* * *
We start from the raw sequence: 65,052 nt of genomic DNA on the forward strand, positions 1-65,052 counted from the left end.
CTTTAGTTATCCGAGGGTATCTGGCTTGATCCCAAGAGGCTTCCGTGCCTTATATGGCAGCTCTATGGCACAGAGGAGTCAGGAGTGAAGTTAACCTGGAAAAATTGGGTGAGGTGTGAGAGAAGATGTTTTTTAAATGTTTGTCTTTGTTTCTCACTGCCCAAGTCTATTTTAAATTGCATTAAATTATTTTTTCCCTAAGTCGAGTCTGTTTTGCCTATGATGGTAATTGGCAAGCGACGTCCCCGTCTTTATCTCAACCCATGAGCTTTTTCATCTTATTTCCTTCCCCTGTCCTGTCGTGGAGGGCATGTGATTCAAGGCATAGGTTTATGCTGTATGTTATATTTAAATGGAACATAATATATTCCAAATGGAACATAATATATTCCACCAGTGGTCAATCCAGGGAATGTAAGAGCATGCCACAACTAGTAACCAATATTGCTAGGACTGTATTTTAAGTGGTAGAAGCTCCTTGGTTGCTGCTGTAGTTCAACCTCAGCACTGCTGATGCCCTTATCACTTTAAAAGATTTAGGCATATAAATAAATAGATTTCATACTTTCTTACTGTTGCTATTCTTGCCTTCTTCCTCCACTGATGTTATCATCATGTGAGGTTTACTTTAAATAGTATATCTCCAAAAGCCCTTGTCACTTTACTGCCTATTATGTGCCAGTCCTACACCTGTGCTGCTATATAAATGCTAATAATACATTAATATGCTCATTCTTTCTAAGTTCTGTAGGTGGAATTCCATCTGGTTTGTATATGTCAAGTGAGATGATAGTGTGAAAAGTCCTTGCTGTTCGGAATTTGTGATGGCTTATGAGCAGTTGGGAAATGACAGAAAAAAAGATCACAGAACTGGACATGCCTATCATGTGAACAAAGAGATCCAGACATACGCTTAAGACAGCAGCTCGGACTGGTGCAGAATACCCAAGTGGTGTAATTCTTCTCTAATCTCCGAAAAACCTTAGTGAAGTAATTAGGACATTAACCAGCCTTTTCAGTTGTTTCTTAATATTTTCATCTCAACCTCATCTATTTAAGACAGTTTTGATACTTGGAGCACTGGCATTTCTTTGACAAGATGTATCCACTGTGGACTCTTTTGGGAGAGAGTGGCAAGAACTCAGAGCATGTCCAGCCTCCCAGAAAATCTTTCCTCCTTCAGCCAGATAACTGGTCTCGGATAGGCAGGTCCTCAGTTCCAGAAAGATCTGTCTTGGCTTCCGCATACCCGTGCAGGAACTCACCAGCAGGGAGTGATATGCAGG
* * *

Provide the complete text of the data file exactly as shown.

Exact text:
We start from the raw sequence: 65,052 nt of genomic DNA on the forward strand, positions 1-65,052 counted from the left end.
CTTTAGTTATCCGAGGGTATCTGGCTTGATCCCAAGAGGCTTCCGTGCCTTATATGGCAGCTCTATGGCACAGAGGAGTCAGGAGTGAAGTTAACCTGGAAAAATTGGGTGAGGTGTGAGAGAAGATGTTTTTTAAATGTTTGTCTTTGTTTCTCACTGCCCAAGTCTATTTTAAATTGCATTAAATTATTTTTTCCCTAAGTCGAGTCTGTTTTGCCTATGATGGTAATTGGCAAGCGACGTCCCCGTCTTTATCTCAACCCATGAGCTTTTTCATCTTATTTCCTTCCCCTGTCCTGTCGTGGAGGGCATGTGATTCAAGGCATAGGTTTATGCTGTATGTTATATTTAAATGGAACATAATATATTCCAAATGGAACATAATATATTCCACCAGTGGTCAATCCAGGGAATGTAAGAGCATGCCACAACTAGTAACCAATATTGCTAGGACTGTATTTTAAGTGGTAGAAGCTCCTTGGTTGCTGCTGTAGTTCAACCTCAGCACTGCTGATGCCCTTATCACTTTAAAAGATTTAGGCATATAAATAAATAGATTTCATACTTTCTTACTGTTGCTATTCTTGCCTTCTTCCTCCACTGATGTTATCATCATGTGAGGTTTACTTTAAATAGTATATCTCCAAAAGCCCTTGTCACTTTACTGCCTATTATGTGCCAGTCCTACACCTGTGCTGCTATATAAATGCTAATAATACATTAATATGCTCATTCTTTCTAAGTTCTGTAGGTGGAATTCCATCTGGTTTGTATATGTCAAGTGAGATGATAGTGTGAAAAGTCCTTGCTGTTCGGAATTTGTGATGGCTTATGAGCAGTTGGGAAATGACAGAAAAAAAGATCACAGAACTGGACATGCCTATCATGTGAACAAAGAGATCCAGACATACGCTTAAGACAGCAGCTCGGACTGGTGCAGAATACCCAAGTGGTGTAATTCTTCTCTAATCTCCGAAAAACCTTAGTGAAGTAATTAGGACATTAACCAGCCTTTTCAGTTGTTTCTTAATATTTTCATCTCAACCTCATCTATTTAAGACAGTTTTGATACTTGGAGCACTGGCATTTCTTTGACAAGATGTATCCACTGTGGACTCTTTTGGGAGAGAGTGGCAAGAACTCAGAGCATGTCCAGCCTCCCAGAAAATCTTTCCTCCTTCAGCCAGATAACTGGTCTCGGATAGGCAGGTCCTCAGTTCCAGAAAGATCTGTCTTGGCTTCCGCATACCCGTGCAGGAACTCACCAGCAGGGAGTGATATGCAGG